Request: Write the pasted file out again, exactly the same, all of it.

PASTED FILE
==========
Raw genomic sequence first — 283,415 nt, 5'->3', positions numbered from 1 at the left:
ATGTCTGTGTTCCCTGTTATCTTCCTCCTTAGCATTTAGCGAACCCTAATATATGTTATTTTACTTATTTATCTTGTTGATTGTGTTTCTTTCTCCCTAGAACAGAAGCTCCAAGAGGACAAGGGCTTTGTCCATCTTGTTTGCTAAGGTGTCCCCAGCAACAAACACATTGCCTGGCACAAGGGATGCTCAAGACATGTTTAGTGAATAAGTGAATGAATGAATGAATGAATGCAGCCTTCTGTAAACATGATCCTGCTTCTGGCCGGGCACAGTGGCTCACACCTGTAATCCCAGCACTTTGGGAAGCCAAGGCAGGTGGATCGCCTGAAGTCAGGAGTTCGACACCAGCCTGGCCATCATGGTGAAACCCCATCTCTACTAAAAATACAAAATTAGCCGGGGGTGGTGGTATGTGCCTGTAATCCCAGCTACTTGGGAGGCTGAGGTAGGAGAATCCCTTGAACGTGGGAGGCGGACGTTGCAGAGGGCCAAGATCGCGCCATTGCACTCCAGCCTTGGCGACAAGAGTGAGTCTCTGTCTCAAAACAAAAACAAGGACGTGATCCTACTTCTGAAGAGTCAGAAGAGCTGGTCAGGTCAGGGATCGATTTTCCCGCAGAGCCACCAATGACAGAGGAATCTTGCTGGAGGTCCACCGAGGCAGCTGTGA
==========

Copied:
Raw genomic sequence first — 283,415 nt, 5'->3', positions numbered from 1 at the left:
ATGTCTGTGTTCCCTGTTATCTTCCTCCTTAGCATTTAGCGAACCCTAATATATGTTATTTTACTTATTTATCTTGTTGATTGTGTTTCTTTCTCCCTAGAACAGAAGCTCCAAGAGGACAAGGGCTTTGTCCATCTTGTTTGCTAAGGTGTCCCCAGCAACAAACACATTGCCTGGCACAAGGGATGCTCAAGACATGTTTAGTGAATAAGTGAATGAATGAATGAATGAATGCAGCCTTCTGTAAACATGATCCTGCTTCTGGCCGGGCACAGTGGCTCACACCTGTAATCCCAGCACTTTGGGAAGCCAAGGCAGGTGGATCGCCTGAAGTCAGGAGTTCGACACCAGCCTGGCCATCATGGTGAAACCCCATCTCTACTAAAAATACAAAATTAGCCGGGGGTGGTGGTATGTGCCTGTAATCCCAGCTACTTGGGAGGCTGAGGTAGGAGAATCCCTTGAACGTGGGAGGCGGACGTTGCAGAGGGCCAAGATCGCGCCATTGCACTCCAGCCTTGGCGACAAGAGTGAGTCTCTGTCTCAAAACAAAAACAAGGACGTGATCCTACTTCTGAAGAGTCAGAAGAGCTGGTCAGGTCAGGGATCGATTTTCCCGCAGAGCCACCAATGACAGAGGAATCTTGCTGGAGGTCCACCGAGGCAGCTGTGA